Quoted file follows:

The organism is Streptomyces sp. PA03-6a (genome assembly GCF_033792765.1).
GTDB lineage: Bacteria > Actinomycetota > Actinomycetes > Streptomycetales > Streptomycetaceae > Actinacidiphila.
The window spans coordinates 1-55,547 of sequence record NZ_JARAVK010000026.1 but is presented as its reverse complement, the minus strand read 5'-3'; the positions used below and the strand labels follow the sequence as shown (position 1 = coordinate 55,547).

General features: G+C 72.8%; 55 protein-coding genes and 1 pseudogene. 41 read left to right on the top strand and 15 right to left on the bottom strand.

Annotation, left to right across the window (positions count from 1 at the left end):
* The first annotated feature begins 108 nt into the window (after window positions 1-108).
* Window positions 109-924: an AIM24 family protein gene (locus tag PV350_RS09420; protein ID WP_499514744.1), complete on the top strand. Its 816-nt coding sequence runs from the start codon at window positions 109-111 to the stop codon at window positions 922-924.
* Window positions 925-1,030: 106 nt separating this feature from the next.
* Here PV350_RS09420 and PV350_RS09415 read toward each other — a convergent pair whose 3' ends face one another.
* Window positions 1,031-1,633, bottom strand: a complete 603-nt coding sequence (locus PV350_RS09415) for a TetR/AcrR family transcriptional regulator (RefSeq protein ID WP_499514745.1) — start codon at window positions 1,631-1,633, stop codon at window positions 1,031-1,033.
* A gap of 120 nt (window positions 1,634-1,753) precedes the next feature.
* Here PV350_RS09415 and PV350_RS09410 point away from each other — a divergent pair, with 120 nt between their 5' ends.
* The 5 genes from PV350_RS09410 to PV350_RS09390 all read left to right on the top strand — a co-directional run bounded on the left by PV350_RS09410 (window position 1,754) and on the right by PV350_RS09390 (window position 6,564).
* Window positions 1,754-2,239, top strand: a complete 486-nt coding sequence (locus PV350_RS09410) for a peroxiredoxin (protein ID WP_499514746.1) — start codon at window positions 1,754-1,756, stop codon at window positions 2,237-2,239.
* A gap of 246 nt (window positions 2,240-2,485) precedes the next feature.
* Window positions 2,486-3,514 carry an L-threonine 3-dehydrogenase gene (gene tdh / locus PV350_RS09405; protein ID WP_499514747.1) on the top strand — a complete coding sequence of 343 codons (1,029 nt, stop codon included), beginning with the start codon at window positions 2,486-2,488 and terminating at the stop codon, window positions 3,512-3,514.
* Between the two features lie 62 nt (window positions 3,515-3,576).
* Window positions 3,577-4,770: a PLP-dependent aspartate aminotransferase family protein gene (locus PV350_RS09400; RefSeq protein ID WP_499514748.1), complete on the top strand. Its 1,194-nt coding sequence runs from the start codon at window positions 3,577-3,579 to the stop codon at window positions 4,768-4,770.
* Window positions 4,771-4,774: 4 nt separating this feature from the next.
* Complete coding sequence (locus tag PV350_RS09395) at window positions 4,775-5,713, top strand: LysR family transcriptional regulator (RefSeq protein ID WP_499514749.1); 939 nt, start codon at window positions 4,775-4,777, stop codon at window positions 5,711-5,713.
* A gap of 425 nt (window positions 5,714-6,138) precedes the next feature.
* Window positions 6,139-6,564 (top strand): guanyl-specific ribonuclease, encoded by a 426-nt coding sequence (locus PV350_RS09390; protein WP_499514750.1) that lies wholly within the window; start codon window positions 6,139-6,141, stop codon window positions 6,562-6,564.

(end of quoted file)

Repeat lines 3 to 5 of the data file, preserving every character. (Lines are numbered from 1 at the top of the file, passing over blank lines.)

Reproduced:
The window spans coordinates 1-55,547 of sequence record NZ_JARAVK010000026.1 but is presented as its reverse complement, the minus strand read 5'-3'; the positions used below and the strand labels follow the sequence as shown (position 1 = coordinate 55,547).

General features: G+C 72.8%; 55 protein-coding genes and 1 pseudogene. 41 read left to right on the top strand and 15 right to left on the bottom strand.

Annotation, left to right across the window (positions count from 1 at the left end):